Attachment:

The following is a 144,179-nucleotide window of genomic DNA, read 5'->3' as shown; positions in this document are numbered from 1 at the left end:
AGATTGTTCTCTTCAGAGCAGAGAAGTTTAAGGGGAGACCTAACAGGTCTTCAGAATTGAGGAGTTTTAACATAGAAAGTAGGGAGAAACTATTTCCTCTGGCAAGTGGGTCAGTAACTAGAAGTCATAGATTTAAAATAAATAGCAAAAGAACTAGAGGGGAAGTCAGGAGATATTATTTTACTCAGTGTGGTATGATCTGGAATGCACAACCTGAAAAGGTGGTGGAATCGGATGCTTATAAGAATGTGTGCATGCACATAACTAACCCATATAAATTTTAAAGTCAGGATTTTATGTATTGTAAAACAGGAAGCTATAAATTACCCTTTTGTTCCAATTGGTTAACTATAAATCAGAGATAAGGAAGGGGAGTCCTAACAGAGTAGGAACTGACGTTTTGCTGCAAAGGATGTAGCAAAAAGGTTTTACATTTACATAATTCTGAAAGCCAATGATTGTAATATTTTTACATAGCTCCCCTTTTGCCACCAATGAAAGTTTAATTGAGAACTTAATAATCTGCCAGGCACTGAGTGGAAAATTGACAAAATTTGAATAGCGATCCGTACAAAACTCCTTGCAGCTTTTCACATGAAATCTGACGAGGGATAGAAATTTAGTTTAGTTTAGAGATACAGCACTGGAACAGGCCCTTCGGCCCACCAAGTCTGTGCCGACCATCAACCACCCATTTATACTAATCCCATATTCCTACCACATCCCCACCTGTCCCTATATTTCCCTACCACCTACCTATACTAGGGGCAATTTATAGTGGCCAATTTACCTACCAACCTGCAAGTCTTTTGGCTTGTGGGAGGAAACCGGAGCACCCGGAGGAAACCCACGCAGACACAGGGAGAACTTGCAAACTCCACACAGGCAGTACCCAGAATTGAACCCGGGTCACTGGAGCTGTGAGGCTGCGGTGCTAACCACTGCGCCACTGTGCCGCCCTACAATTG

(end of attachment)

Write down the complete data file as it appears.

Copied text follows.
The following is a 144,179-nucleotide window of genomic DNA, read 5'->3' as shown; positions in this document are numbered from 1 at the left end:
AGATTGTTCTCTTCAGAGCAGAGAAGTTTAAGGGGAGACCTAACAGGTCTTCAGAATTGAGGAGTTTTAACATAGAAAGTAGGGAGAAACTATTTCCTCTGGCAAGTGGGTCAGTAACTAGAAGTCATAGATTTAAAATAAATAGCAAAAGAACTAGAGGGGAAGTCAGGAGATATTATTTTACTCAGTGTGGTATGATCTGGAATGCACAACCTGAAAAGGTGGTGGAATCGGATGCTTATAAGAATGTGTGCATGCACATAACTAACCCATATAAATTTTAAAGTCAGGATTTTATGTATTGTAAAACAGGAAGCTATAAATTACCCTTTTGTTCCAATTGGTTAACTATAAATCAGAGATAAGGAAGGGGAGTCCTAACAGAGTAGGAACTGACGTTTTGCTGCAAAGGATGTAGCAAAAAGGTTTTACATTTACATAATTCTGAAAGCCAATGATTGTAATATTTTTACATAGCTCCCCTTTTGCCACCAATGAAAGTTTAATTGAGAACTTAATAATCTGCCAGGCACTGAGTGGAAAATTGACAAAATTTGAATAGCGATCCGTACAAAACTCCTTGCAGCTTTTCACATGAAATCTGACGAGGGATAGAAATTTAGTTTAGTTTAGAGATACAGCACTGGAACAGGCCCTTCGGCCCACCAAGTCTGTGCCGACCATCAACCACCCATTTATACTAATCCCATATTCCTACCACATCCCCACCTGTCCCTATATTTCCCTACCACCTACCTATACTAGGGGCAATTTATAGTGGCCAATTTACCTACCAACCTGCAAGTCTTTTGGCTTGTGGGAGGAAACCGGAGCACCCGGAGGAAACCCACGCAGACACAGGGAGAACTTGCAAACTCCACACAGGCAGTACCCAGAATTGAACCCGGGTCACTGGAGCTGTGAGGCTGCGGTGCTAACCACTGCGCCACTGTGCCGCCCTACAATTG